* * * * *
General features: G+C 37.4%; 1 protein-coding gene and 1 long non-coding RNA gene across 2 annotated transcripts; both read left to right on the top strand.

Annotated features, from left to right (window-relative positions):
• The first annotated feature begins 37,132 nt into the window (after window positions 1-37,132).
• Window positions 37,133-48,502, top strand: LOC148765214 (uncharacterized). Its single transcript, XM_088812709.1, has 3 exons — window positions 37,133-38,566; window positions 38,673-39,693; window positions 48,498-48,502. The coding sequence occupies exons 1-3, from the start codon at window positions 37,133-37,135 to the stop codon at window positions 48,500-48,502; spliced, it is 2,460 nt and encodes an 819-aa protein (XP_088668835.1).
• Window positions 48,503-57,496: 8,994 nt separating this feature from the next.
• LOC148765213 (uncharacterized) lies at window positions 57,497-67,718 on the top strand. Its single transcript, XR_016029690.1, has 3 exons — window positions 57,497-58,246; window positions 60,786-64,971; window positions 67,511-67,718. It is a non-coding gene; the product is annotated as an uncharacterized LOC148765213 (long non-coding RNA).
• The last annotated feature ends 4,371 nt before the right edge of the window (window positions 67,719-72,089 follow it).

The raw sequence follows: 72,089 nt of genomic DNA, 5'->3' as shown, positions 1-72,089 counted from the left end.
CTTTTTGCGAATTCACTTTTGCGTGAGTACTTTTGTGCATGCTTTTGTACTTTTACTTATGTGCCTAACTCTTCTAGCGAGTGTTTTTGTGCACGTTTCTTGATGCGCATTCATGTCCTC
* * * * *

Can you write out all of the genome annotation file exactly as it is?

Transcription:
General features: G+C 37.4%; 1 protein-coding gene and 1 long non-coding RNA gene across 2 annotated transcripts; both read left to right on the top strand.

Annotated features, from left to right (window-relative positions):
• The first annotated feature begins 37,132 nt into the window (after window positions 1-37,132).
• Window positions 37,133-48,502, top strand: LOC148765214 (uncharacterized). Its single transcript, XM_088812709.1, has 3 exons — window positions 37,133-38,566; window positions 38,673-39,693; window positions 48,498-48,502. The coding sequence occupies exons 1-3, from the start codon at window positions 37,133-37,135 to the stop codon at window positions 48,500-48,502; spliced, it is 2,460 nt and encodes an 819-aa protein (XP_088668835.1).
• Window positions 48,503-57,496: 8,994 nt separating this feature from the next.
• LOC148765213 (uncharacterized) lies at window positions 57,497-67,718 on the top strand. Its single transcript, XR_016029690.1, has 3 exons — window positions 57,497-58,246; window positions 60,786-64,971; window positions 67,511-67,718. It is a non-coding gene; the product is annotated as an uncharacterized LOC148765213 (long non-coding RNA).
• The last annotated feature ends 4,371 nt before the right edge of the window (window positions 67,719-72,089 follow it).

The raw sequence follows: 72,089 nt of genomic DNA, 5'->3' as shown, positions 1-72,089 counted from the left end.
CTTTTTGCGAATTCACTTTTGCGTGAGTACTTTTGTGCATGCTTTTGTACTTTTACTTATGTGCCTAACTCTTCTAGCGAGTGTTTTTGTGCACGTTTCTTGATGCGCATTCATGTCCTC